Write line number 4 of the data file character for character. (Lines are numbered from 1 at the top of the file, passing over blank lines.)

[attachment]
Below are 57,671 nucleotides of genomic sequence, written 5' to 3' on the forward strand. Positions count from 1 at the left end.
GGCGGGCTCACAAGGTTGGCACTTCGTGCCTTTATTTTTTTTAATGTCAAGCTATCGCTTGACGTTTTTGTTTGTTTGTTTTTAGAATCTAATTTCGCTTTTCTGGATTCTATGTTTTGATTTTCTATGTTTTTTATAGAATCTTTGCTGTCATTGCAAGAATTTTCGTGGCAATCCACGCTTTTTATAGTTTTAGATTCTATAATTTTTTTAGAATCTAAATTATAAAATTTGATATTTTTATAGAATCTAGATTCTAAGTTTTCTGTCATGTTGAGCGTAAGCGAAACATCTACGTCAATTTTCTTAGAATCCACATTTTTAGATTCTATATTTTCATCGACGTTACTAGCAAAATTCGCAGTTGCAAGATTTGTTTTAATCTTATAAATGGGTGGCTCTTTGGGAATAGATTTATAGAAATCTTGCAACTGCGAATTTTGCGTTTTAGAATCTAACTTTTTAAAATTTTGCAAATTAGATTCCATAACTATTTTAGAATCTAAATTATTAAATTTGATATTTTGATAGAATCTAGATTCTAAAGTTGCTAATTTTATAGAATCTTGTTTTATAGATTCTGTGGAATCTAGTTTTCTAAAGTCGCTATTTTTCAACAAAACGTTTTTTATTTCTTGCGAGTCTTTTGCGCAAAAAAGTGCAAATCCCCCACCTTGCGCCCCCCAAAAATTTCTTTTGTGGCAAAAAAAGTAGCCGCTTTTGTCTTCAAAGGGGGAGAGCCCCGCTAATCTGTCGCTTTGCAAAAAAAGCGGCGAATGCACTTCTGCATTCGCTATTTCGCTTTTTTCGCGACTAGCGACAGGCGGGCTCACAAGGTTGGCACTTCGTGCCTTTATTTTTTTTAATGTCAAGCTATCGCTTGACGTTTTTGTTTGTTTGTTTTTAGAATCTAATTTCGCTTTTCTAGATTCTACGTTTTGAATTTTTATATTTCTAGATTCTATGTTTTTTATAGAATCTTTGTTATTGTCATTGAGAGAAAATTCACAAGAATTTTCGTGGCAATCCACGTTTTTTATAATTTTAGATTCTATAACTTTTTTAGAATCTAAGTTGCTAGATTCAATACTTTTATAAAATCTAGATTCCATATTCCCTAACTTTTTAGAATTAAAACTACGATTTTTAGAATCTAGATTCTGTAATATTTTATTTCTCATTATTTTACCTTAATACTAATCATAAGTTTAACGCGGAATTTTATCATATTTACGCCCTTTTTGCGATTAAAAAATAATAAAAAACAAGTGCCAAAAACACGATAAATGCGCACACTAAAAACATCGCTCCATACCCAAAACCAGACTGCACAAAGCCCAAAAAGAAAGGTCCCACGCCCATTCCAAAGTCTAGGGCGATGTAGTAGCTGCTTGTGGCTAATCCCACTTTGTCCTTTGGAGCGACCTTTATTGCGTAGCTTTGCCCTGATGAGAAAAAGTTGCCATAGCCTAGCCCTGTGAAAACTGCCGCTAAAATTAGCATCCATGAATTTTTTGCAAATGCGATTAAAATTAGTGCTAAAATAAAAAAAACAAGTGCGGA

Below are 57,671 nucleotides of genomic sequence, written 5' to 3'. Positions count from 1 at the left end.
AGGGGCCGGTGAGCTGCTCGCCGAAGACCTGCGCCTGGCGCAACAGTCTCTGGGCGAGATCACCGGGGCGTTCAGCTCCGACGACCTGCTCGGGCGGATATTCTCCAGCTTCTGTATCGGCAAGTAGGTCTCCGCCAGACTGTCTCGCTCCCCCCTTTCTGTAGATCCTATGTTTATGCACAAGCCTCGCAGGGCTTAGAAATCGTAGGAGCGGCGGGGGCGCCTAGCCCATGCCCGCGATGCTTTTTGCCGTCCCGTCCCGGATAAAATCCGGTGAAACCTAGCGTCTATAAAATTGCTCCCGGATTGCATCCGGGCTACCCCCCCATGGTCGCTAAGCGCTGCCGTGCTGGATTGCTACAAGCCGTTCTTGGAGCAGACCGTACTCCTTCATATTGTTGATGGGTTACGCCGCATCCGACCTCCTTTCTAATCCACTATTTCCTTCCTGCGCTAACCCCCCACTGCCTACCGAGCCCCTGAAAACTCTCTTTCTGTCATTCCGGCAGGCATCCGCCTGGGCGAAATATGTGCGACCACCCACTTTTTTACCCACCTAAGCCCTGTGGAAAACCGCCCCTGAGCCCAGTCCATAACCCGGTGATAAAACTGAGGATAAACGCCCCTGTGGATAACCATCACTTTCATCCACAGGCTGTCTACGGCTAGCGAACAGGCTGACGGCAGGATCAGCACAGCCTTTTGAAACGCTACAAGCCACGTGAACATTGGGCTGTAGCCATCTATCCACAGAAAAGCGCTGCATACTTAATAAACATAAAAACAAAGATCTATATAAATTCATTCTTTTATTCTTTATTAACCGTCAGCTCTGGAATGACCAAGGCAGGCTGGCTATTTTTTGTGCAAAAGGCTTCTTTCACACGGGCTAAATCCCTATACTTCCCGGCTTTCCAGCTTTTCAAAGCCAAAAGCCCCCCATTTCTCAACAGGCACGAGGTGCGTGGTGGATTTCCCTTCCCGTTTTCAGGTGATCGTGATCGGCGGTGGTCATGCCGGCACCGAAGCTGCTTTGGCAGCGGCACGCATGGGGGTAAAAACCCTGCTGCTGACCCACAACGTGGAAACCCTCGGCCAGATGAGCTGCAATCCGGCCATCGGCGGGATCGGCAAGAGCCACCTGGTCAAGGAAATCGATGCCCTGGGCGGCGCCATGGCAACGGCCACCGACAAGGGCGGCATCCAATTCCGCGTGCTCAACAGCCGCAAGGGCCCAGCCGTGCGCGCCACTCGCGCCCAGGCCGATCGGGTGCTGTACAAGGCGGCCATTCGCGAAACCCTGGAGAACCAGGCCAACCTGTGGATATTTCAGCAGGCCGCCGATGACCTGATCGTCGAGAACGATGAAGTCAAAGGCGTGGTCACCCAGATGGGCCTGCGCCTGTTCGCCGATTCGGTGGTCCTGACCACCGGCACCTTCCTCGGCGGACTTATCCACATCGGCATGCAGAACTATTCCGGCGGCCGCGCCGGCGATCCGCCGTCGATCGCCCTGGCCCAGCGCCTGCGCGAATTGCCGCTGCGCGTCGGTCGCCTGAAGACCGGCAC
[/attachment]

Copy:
AGGGGCCGGTGAGCTGCTCGCCGAAGACCTGCGCCTGGCGCAACAGTCTCTGGGCGAGATCACCGGGGCGTTCAGCTCCGACGACCTGCTCGGGCGGATATTCTCCAGCTTCTGTATCGGCAAGTAGGTCTCCGCCAGACTGTCTCGCTCCCCCCTTTCTGTAGATCCTATGTTTATGCACAAGCCTCGCAGGGCTTAGAAATCGTAGGAGCGGCGGGGGCGCCTAGCCCATGCCCGCGATGCTTTTTGCCGTCCCGTCCCGGATAAAATCCGGTGAAACCTAGCGTCTATAAAATTGCTCCCGGATTGCATCCGGGCTACCCCCCCATGGTCGCTAAGCGCTGCCGTGCTGGATTGCTACAAGCCGTTCTTGGAGCAGACCGTACTCCTTCATATTGTTGATGGGTTACGCCGCATCCGACCTCCTTTCTAATCCACTATTTCCTTCCTGCGCTAACCCCCCACTGCCTACCGAGCCCCTGAAAACTCTCTTTCTGTCATTCCGGCAGGCATCCGCCTGGGCGAAATATGTGCGACCACCCACTTTTTTACCCACCTAAGCCCTGTGGAAAACCGCCCCTGAGCCCAGTCCATAACCCGGTGATAAAACTGAGGATAAACGCCCCTGTGGATAACCATCACTTTCATCCACAGGCTGTCTACGGCTAGCGAACAGGCTGACGGCAGGATCAGCACAGCCTTTTGAAACGCTACAAGCCACGTGAACATTGGGCTGTAGCCATCTATCCACAGAAAAGCGCTGCATACTTAATAAACATAAAAACAAAGATCTATATAAATTCATTCTTTTATTCTTTATTAACCGTCAGCTCTGGAATGACCAAGGCAGGCTGGCTATTTTTTGTGCAAAAGGCTTCTTTCACACGGGCTAAATCCCTATACTTCCCGGCTTTCCAGCTTTTCAAAGCCAAAAGCCCCCCATTTCTCAACAGGCACGAGGTGCGTGGTGGATTTCCCTTCCCGTTTTCAGGTGATCGTGATCGGCGGTGGTCATGCCGGCACCGAAGCTGCTTTGGCAGCGGCACGCATGGGGGTAAAAACCCTGCTGCTGACCCACAACGTGGAAACCCTCGGCCAGATGAGCTGCAATCCGGCCATCGGCGGGATCGGCAAGAGCCACCTGGTCAAGGAAATCGATGCCCTGGGCGGCGCCATGGCAACGGCCACCGACAAGGGCGGCATCCAATTCCGCGTGCTCAACAGCCGCAAGGGCCCAGCCGTGCGCGCCACTCGCGCCCAGGCCGATCGGGTGCTGTACAAGGCGGCCATTCGCGAAACCCTGGAGAACCAGGCCAACCTGTGGATATTTCAGCAGGCCGCCGATGACCTGATCGTCGAGAACGATGAAGTCAAAGGCGTGGTCACCCAGATGGGCCTGCGCCTGTTCGCCGATTCGGTGGTCCTGACCACCGGCACCTTCCTCGGCGGACTTATCCACATCGGCATGCAGAACTATTCCGGCGGCCGCGCCGGCGATCCGCCGTCGATCGCCCTGGCCCAGCGCCTGCGCGAATTGCCGCTGCGCGTCGGTCGCCTGAAGACCGGCAC